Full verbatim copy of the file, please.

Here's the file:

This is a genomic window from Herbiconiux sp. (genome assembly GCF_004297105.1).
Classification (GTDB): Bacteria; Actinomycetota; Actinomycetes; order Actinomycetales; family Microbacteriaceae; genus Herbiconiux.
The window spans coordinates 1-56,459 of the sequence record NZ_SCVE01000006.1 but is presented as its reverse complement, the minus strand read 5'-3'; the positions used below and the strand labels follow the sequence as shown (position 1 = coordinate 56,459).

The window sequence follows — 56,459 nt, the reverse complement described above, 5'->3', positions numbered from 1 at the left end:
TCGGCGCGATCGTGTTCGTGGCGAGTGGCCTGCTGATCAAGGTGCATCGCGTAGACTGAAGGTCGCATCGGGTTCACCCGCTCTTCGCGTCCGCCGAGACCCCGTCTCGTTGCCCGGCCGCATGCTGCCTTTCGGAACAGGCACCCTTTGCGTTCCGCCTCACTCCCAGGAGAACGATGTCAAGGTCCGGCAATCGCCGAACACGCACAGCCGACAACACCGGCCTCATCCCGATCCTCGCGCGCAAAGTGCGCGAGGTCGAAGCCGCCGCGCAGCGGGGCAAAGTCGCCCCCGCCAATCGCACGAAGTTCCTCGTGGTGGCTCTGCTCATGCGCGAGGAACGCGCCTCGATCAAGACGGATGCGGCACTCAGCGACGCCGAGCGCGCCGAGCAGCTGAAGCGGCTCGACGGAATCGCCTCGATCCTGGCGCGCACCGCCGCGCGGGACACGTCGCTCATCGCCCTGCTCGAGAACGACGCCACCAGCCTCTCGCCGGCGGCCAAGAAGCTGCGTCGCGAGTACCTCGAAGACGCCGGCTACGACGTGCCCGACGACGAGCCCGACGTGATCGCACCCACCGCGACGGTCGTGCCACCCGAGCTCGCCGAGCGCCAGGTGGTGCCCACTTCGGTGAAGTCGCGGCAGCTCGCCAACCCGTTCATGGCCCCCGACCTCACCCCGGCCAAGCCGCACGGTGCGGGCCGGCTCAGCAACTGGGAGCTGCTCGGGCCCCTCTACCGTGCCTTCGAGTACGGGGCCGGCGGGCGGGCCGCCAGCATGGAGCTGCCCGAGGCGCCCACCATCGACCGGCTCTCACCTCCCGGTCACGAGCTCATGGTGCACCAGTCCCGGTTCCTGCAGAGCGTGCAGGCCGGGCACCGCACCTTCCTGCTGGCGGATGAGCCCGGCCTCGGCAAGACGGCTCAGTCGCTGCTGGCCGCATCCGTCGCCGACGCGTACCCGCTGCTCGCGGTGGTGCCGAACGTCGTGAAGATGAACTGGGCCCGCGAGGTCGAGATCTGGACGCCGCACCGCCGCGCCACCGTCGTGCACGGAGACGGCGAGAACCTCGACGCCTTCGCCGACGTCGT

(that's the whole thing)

This is a genomic window from Herbiconiux sp. (genome assembly GCF_004297105.1).
Classification (GTDB): Bacteria; Actinomycetota; Actinomycetes; order Actinomycetales; family Microbacteriaceae; genus Herbiconiux.
The window spans coordinates 1-56,459 of the sequence record NZ_SCVE01000006.1 but is presented as its reverse complement, the minus strand read 5'-3'; the positions used below and the strand labels follow the sequence as shown (position 1 = coordinate 56,459).

The window sequence follows — 56,459 nt, the reverse complement described above, 5'->3', positions numbered from 1 at the left end:
TCGGCGCGATCGTGTTCGTGGCGAGTGGCCTGCTGATCAAGGTGCATCGCGTAGACTGAAGGTCGCATCGGGTTCACCCGCTCTTCGCGTCCGCCGAGACCCCGTCTCGTTGCCCGGCCGCATGCTGCCTTTCGGAACAGGCACCCTTTGCGTTCCGCCTCACTCCCAGGAGAACGATGTCAAGGTCCGGCAATCGCCGAACACGCACAGCCGACAACACCGGCCTCATCCCGATCCTCGCGCGCAAAGTGCGCGAGGTCGAAGCCGCCGCGCAGCGGGGCAAAGTCGCCCCCGCCAATCGCACGAAGTTCCTCGTGGTGGCTCTGCTCATGCGCGAGGAACGCGCCTCGATCAAGACGGATGCGGCACTCAGCGACGCCGAGCGCGCCGAGCAGCTGAAGCGGCTCGACGGAATCGCCTCGATCCTGGCGCGCACCGCCGCGCGGGACACGTCGCTCATCGCCCTGCTCGAGAACGACGCCACCAGCCTCTCGCCGGCGGCCAAGAAGCTGCGTCGCGAGTACCTCGAAGACGCCGGCTACGACGTGCCCGACGACGAGCCCGACGTGATCGCACCCACCGCGACGGTCGTGCCACCCGAGCTCGCCGAGCGCCAGGTGGTGCCCACTTCGGTGAAGTCGCGGCAGCTCGCCAACCCGTTCATGGCCCCCGACCTCACCCCGGCCAAGCCGCACGGTGCGGGCCGGCTCAGCAACTGGGAGCTGCTCGGGCCCCTCTACCGTGCCTTCGAGTACGGGGCCGGCGGGCGGGCCGCCAGCATGGAGCTGCCCGAGGCGCCCACCATCGACCGGCTCTCACCTCCCGGTCACGAGCTCATGGTGCACCAGTCCCGGTTCCTGCAGAGCGTGCAGGCCGGGCACCGCACCTTCCTGCTGGCGGATGAGCCCGGCCTCGGCAAGACGGCTCAGTCGCTGCTGGCCGCATCCGTCGCCGACGCGTACCCGCTGCTCGCGGTGGTGCCGAACGTCGTGAAGATGAACTGGGCCCGCGAGGTCGAGATCTGGACGCCGCACCGCCGCGCCACCGTCGTGCACGGAGACGGCGAGAACCTCGACGCCTTCGCCGACGTCGT